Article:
By Catherine DiMercurio
Sometimes we seek ourselves in our habits.
A few days ago, as I was out walking, I decided to see how running felt again. It had been a while, and when I was a little younger it was easy to start again after a lull. I’ve noticed in the past few years that getting back up to speed has taken longer, been a little more clunky. So, I took it slow. I interspersed some running into the walk and it felt like maybe I’d do it again. I ordered new shoes the next day. At the same time, I know how easy it is for me to fall out of the habit when life gets busy, and I wonder, if I loved it so much why does that happen? And I wonder, is wanting to try again more of an effort to connect the current me to a past version of me? Perhaps I am seeking running again, because it makes me feel strong, and I need evidence of strength right now.
With all the transition happening related to moving, which I’ve been writing about here for some time, I am feeling very vulnerable in many ways. I was sitting at my desk trying to work and I kept thinking of hermit crabs, and what I remembered of them from the Eric Carle story about the hermit crab, a children’s book I had read to my children long ago. They live in discarded shells from other sea creatures. When they outgrow one shell, they must leave it behind and find another more suitable one. I’ve been ruminating about this period of exposure, the seeking, the being in-between places. I think of this current house not so much as something I’ve outgrown, but as something with a shape better suited for another family. I’ve evolved differently, and it has been fitting awkwardly these days, as familiar as it is. Maybe that’s why I’m in search of some external marker of strength, as I’m moving between shells and the exposure is getting to me.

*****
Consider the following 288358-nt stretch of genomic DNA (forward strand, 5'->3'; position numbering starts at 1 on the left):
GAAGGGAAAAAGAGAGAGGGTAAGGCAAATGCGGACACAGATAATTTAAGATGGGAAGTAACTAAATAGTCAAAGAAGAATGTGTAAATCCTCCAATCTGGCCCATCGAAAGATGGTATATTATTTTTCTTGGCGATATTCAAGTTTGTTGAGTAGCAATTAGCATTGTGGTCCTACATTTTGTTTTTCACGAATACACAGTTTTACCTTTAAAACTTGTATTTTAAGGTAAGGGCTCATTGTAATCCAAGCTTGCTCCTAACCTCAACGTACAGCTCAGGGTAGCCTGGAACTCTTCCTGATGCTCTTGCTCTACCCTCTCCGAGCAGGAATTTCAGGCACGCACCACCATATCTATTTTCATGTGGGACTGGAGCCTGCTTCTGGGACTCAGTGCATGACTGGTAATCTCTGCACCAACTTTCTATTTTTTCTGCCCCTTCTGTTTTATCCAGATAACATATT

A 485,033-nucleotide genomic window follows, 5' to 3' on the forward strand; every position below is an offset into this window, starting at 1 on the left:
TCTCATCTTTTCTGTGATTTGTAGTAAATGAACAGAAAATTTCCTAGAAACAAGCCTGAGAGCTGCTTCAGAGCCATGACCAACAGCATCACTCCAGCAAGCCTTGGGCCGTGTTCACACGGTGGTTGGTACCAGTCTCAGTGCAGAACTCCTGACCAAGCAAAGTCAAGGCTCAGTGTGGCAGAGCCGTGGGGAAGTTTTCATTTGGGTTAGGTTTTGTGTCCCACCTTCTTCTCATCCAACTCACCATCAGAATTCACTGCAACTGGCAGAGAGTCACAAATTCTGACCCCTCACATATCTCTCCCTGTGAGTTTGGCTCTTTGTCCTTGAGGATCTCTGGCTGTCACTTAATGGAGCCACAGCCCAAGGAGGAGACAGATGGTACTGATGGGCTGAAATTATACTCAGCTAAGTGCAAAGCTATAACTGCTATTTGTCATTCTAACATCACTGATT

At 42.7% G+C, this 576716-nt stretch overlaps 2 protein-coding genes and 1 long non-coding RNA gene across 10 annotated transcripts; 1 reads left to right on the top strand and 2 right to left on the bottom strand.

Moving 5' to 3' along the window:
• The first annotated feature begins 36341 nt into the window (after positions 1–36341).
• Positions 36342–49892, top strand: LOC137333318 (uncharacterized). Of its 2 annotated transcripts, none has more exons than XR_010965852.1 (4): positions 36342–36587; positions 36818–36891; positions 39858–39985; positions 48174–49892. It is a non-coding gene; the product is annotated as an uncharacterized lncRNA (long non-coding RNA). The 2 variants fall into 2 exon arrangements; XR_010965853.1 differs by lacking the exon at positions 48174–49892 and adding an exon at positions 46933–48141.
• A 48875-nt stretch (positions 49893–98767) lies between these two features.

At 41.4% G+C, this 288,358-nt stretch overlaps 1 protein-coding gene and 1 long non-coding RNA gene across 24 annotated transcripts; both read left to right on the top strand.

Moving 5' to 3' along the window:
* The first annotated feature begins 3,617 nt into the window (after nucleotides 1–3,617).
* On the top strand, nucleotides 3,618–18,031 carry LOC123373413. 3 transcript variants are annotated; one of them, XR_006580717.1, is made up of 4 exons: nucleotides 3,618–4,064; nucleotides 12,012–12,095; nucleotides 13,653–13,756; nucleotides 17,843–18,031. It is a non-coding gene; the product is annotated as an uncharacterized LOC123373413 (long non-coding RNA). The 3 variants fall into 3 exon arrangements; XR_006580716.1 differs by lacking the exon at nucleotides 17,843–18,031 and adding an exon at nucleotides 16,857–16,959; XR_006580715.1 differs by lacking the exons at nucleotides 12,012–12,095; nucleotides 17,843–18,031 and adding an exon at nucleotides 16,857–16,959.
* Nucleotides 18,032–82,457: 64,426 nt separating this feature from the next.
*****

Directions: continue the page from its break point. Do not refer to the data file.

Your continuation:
Sometimes I feel that we are evaluated in the same way that we explore a prospective new space. It is a relief to be recognized as something having both potential and current value, even when all our flaws are on display, as they especially are when the stress of transition exposes us.
I think too of the way humans in general move into someone else’s former shelter and make it their own. Some people do build houses specifically to suit their own tastes, but in general we search for something that will do the job. We fit ourselves into a space and are constrained by external factors like cost and availability, yet within such parameters we try to find something that suits our personality and our needs. We seek out something that mostly fits and we adapt.
I suspect many of us feel like hermit crabs right now, tucked away in a home that might be starting to feel too small, even if the fit seemed just fine early in March. Inside our homes we make attempts at keeping up habits that feel good, discarding some, taking on new ones. I try to keep writing, keep up with that habit. I’m revisiting the running habit. I imagine what these activities will look like in my new house, which I now can visualize. It’s there waiting for me, pending paperwork. Or any other disaster that a worrier like me can easily imagine.
Our habits are a huge part of our ability to adapt to new circumstances. We talk a lot these days about “normal” and “new normal.” But I don’t think we participate in various habits because they make our lives feel normal. I think we do them because they make us feel like ourselves. Washing the dishes in my new house will help acclimatize me to the new space, the performance of a routine domestic activity that says life goes on, here in this space now, instead of there and then. But the things that will help me to truly adapt will be cooking for people I love, writing, gardening, exploring the new neighborhood on walks and runs. We have habits that are integral to who we are, for better or worse, and our personal evolution is tied to which ones we hold on to and which ones we let go of. And we all have some we wish to let go of. I find it very easy to lose myself in an anxiety loop and I don’t know how much of that is a conscious embrace of a habit, or a chemical stress response I don’t have much control over. I think it is both – first one, then the other, so I continue to work on what I can control, I work on letting go of the habit, and I look forward to seeing if it’s easier to do in a new environment.
All this leads me to consider how much our homes make us who we are. Do they? Or are they reflections of who we are? Perhaps the answer is both, first one, then the other, but I don’t know which comes first. Perhaps this is another way we are like the hermit crab. We are this version of ourselves in one space.
We are what we inhabit.
And then we inch toward something else, changing either something about our home to better suit us, or finding a new space all together. We inch forward, we adapt, we inhabit a new version of ourselves, here and now.